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I need to convert an integer into a base64-character representation. I'm using OxA3's answer on this thread: http://stackoverflow.com/questions/923771/quickest-way-to-convert-a-base-10-number-to-any-base-in-net

How do I inverse this to get my original integer back, given a string?

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4 Answers 4

up vote 4 down vote accepted

Joel Mueller's answer should guide you the base-64 case.

In response to the preliminary code you've provided in your own answer, you can definitely improve its efficiency by changing the code to accomplish what your for loop is doing (effectively an O(N) IndexOf) to use a hash lookup (which should make it O(1)).

I am basing this on the assumption that baseChars is a field that you initialize in your class's constructor. If this is correct, make the following adjustment:

private Dictionary<char, int> baseChars;

// I don't know what your class is called.
public MultipleBaseNumberFormatter(IEnumerable<char> baseCharacters)
{
    // check for baseCharacters != null and Count > 0

    baseChars = baseCharacters
        .Select((c, i) => new { Value = c, Index = i })
        .ToDictionary(x => x.Value, x => x.Index);
}

Then in your StringToInt method:

char next = encodedString[currentChar];

// No enumerating -- we've gone from O(N) to O(1)!
if (!characterIndices.TryGetValue(next, out nextCharIndex))
{
    throw new ArgumentException("Input includes illegal characters.");
}
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Using a dictionary is a great idea. –  ashes999 Aug 27 '10 at 16:41

I have a first-pass of a working version here, albeit I'm not sure how efficient it is.

public static int StringToInt(string encodedString)
    {
        int result = 0;
        int sourceBase = baseChars.Length;
        int nextCharIndex = 0;

        for (int currentChar = encodedString.Length - 1; currentChar >= 0; currentChar--)
        {
            char next = encodedString[currentChar];

            // For loop gets us: baseChar.IndexOf(char) => int
            for (nextCharIndex = 0; nextCharIndex < baseChars.Length; nextCharIndex++)
            {
                if (baseChars[nextCharIndex] == next)
                {
                    break;
                }
            }

            // For character N (from the end of the string), we multiply our value
            // by 64^N. eg. if we have "CE" in hex, F = 16 * 13.
            result += (int)Math.Pow(baseChars.Length, encodedString.Length - 1 - currentChar) * nextCharIndex;
        }

        return result;
    }
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Here is a version using Linq functionality and .NET Framework 4.0 Zip extension to perform the calculation.

public static int StringToInt(string encodedString, char[] baseChars) {
    int sourceBase = baseChars.Length;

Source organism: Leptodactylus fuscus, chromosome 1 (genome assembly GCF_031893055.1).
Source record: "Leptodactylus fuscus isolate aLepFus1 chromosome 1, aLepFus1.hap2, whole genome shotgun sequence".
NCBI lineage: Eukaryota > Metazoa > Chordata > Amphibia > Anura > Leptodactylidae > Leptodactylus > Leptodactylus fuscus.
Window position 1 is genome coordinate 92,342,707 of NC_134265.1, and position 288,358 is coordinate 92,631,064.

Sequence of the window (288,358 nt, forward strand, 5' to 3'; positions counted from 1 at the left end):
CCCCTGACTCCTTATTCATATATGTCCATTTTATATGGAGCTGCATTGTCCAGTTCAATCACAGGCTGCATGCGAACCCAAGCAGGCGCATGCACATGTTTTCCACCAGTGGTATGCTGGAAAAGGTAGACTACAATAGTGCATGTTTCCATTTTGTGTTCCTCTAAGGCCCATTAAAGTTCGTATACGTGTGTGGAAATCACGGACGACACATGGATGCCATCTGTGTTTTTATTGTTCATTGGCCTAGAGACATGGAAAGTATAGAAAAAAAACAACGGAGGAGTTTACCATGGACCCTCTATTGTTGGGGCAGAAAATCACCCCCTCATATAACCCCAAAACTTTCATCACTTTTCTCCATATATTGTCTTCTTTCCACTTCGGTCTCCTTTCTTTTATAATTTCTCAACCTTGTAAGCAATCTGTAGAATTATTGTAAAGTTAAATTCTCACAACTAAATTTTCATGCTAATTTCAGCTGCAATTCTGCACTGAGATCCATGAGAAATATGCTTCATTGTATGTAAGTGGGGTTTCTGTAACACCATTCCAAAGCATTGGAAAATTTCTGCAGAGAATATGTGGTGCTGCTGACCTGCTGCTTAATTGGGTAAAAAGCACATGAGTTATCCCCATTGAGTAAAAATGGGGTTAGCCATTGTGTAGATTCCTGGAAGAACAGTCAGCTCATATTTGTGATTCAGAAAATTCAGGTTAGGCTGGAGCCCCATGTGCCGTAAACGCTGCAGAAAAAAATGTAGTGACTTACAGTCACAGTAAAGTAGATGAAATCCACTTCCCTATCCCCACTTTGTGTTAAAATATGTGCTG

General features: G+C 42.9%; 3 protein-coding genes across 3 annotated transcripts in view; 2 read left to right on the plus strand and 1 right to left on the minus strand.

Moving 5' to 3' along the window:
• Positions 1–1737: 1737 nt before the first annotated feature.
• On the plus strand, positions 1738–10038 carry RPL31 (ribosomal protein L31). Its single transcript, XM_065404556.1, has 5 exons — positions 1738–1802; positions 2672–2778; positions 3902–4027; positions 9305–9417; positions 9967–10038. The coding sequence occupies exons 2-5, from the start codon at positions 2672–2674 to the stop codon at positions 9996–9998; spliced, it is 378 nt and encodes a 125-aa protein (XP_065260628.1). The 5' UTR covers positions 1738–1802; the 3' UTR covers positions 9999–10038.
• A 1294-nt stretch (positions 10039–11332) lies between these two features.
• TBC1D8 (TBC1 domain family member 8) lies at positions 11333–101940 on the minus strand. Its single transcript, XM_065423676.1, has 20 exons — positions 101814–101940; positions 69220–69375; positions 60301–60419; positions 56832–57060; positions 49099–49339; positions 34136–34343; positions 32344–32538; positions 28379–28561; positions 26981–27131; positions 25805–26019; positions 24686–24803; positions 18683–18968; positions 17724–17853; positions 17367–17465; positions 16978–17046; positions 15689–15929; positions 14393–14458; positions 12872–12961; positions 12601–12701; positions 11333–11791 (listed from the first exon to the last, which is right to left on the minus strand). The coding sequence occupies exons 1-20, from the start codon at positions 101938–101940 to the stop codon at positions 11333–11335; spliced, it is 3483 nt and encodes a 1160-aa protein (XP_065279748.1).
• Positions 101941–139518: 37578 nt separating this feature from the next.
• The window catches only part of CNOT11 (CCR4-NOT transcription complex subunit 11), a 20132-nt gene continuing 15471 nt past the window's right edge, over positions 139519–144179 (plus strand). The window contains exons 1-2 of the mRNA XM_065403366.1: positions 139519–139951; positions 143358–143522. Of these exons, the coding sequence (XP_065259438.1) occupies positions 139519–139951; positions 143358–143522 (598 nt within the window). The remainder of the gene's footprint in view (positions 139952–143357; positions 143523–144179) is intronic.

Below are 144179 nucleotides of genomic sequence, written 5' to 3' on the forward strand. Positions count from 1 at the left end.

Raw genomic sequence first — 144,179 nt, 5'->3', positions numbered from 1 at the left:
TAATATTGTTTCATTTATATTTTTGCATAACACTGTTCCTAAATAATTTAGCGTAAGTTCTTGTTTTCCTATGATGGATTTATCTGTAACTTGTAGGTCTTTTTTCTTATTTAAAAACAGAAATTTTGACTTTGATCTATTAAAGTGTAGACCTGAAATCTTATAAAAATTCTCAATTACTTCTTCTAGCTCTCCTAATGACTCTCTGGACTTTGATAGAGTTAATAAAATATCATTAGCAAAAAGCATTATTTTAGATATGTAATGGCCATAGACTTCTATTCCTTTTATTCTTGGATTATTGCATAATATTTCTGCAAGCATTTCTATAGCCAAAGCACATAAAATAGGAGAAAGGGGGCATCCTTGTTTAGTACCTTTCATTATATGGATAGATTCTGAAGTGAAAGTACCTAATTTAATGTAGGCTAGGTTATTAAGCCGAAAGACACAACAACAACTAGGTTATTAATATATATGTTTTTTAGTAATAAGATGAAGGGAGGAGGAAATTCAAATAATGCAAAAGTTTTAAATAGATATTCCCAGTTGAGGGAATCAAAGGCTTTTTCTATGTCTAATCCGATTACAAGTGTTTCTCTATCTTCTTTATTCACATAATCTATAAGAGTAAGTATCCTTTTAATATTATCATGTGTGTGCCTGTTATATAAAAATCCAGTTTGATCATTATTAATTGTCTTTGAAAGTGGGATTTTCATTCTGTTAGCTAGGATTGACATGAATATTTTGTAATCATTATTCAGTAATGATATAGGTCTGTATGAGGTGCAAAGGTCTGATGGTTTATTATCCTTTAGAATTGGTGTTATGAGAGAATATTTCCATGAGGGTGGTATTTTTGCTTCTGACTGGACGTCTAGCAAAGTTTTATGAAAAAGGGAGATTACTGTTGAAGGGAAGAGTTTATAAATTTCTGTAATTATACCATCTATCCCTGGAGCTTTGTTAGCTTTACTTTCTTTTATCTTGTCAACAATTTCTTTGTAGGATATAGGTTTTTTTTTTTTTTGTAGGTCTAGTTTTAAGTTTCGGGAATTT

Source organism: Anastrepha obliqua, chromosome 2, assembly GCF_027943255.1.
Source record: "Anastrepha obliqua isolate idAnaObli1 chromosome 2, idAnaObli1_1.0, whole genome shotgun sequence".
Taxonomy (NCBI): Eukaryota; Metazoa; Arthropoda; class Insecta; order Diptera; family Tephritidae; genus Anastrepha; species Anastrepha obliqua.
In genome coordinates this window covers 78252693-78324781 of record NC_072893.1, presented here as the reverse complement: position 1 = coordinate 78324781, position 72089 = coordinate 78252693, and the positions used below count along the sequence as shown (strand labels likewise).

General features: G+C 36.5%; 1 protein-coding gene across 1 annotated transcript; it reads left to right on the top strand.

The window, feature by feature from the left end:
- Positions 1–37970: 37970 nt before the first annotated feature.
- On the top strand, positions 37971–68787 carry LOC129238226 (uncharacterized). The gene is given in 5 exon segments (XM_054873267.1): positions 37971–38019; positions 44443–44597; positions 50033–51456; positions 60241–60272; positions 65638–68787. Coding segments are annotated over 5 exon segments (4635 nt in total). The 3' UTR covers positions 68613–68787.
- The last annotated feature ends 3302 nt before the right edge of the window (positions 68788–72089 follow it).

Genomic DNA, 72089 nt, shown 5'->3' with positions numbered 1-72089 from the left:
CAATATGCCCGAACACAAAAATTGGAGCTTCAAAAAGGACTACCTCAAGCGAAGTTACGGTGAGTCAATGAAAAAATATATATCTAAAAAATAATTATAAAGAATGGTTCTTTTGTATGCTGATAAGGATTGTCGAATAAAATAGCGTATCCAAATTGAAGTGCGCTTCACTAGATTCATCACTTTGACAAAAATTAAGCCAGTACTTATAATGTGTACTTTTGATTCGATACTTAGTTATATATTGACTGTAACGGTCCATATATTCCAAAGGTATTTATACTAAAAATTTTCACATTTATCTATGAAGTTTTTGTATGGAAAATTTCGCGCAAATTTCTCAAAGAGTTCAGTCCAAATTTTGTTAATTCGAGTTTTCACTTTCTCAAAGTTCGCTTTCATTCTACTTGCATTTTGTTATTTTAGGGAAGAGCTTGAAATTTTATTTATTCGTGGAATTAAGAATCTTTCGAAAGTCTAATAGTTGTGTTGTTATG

var dict = baseChars
        .Select((c, i) => new { Value = c, Index = i })
        .ToDictionary(x => x.Value, x => x.Index);

    return encodedString.ToCharArray()
        // Get a list of positional weights in descending order, calcuate value of weighted position
        .Zip(Enumerable.Range(0,encodedString.Length).Reverse(), (f,s) => dict[f] * (int)Math.Pow(sourceBase,s)) 
        .Sum();
}

FYI, calculating the dictionary once outside the function would be more efficient for a large batch of transformations.

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If base-64 is really what you need rather than "any base" then everything you need is already built in to the framework:

int orig = 1337;
byte[] origBytes = BitConverter.GetBytes(orig);
string encoded = Convert.ToBase64String(origBytes);
byte[] decoded = Convert.FromBase64String(encoded);
int converted = BitConverter.ToInt32(decoded, 0);
System.Diagnostics.Debug.Assert(orig == converted);
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god thats ugly compared to C. Don't know why people rave so much about this C#. –  ldog Aug 26 '10 at 23:00
1  
@ldog: Haha, I can't imagine that anybody who's ever raved about C# has picked converting strings to integers for arbitrary bases as a scenario in which it really shines. Comparing C# to C in general seems rather pointless to me, in fact. Suppose I complained about how hard it is to rapidly develop a rich GUI application in C and asked why anybody likes it. –  Dan Tao Aug 26 '10 at 23:20
    
It doesn't look like it's working. The original function maps (1, 2, 3, 4) to (b, c, d, e); this one maps them to (AqAAAA, AgAAAA, AwAAAA, BAAAAA). Not the original intention, which is to use less characters for numbers. –  ashes999 Aug 27 '10 at 16:39
    
You said you wanted base-64. That's standard base-64 encoding on the 4 bytes that make up an integer (that is, 1 = [0x1, 0x0, 0x0, 0x0]). Unfortunately, Convert.ToBase64String only accepts byte arrays. –  Joel Mueller Aug 27 '10 at 17:46
    
The original Stack Overflow post lays it out as converting to "any base int." That's what I'm after. Cheers though. –  ashes999 Aug 27 '10 at 19:33

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